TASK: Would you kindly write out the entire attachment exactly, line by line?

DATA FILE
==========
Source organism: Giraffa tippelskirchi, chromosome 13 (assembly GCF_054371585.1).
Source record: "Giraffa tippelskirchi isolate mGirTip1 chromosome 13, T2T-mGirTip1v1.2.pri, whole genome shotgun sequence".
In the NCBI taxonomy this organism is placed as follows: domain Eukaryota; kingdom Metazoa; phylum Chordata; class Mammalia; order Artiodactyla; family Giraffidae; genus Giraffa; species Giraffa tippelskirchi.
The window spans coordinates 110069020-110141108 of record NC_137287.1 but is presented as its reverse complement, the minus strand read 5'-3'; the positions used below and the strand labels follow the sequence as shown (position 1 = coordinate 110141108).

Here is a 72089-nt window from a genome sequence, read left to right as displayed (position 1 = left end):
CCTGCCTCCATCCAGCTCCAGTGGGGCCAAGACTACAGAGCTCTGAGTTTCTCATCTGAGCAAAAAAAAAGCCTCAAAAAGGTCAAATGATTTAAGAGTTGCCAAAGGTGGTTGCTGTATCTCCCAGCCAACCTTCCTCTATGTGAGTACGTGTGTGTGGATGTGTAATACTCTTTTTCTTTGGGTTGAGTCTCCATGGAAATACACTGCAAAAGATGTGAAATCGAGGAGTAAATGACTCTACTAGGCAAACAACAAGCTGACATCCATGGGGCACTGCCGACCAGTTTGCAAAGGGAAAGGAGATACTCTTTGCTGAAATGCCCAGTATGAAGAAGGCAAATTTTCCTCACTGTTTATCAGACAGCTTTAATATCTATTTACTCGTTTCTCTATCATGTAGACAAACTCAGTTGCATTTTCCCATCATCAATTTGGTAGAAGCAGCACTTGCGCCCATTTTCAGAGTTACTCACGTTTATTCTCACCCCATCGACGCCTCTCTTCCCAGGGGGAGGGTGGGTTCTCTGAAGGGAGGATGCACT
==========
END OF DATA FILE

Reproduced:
Source organism: Giraffa tippelskirchi, chromosome 13 (assembly GCF_054371585.1).
Source record: "Giraffa tippelskirchi isolate mGirTip1 chromosome 13, T2T-mGirTip1v1.2.pri, whole genome shotgun sequence".
In the NCBI taxonomy this organism is placed as follows: domain Eukaryota; kingdom Metazoa; phylum Chordata; class Mammalia; order Artiodactyla; family Giraffidae; genus Giraffa; species Giraffa tippelskirchi.
The window spans coordinates 110069020-110141108 of record NC_137287.1 but is presented as its reverse complement, the minus strand read 5'-3'; the positions used below and the strand labels follow the sequence as shown (position 1 = coordinate 110141108).

Here is a 72089-nt window from a genome sequence, read left to right as displayed (position 1 = left end):
CCTGCCTCCATCCAGCTCCAGTGGGGCCAAGACTACAGAGCTCTGAGTTTCTCATCTGAGCAAAAAAAAAGCCTCAAAAAGGTCAAATGATTTAAGAGTTGCCAAAGGTGGTTGCTGTATCTCCCAGCCAACCTTCCTCTATGTGAGTACGTGTGTGTGGATGTGTAATACTCTTTTTCTTTGGGTTGAGTCTCCATGGAAATACACTGCAAAAGATGTGAAATCGAGGAGTAAATGACTCTACTAGGCAAACAACAAGCTGACATCCATGGGGCACTGCCGACCAGTTTGCAAAGGGAAAGGAGATACTCTTTGCTGAAATGCCCAGTATGAAGAAGGCAAATTTTCCTCACTGTTTATCAGACAGCTTTAATATCTATTTACTCGTTTCTCTATCATGTAGACAAACTCAGTTGCATTTTCCCATCATCAATTTGGTAGAAGCAGCACTTGCGCCCATTTTCAGAGTTACTCACGTTTATTCTCACCCCATCGACGCCTCTCTTCCCAGGGGGAGGGTGGGTTCTCTGAAGGGAGGATGCACT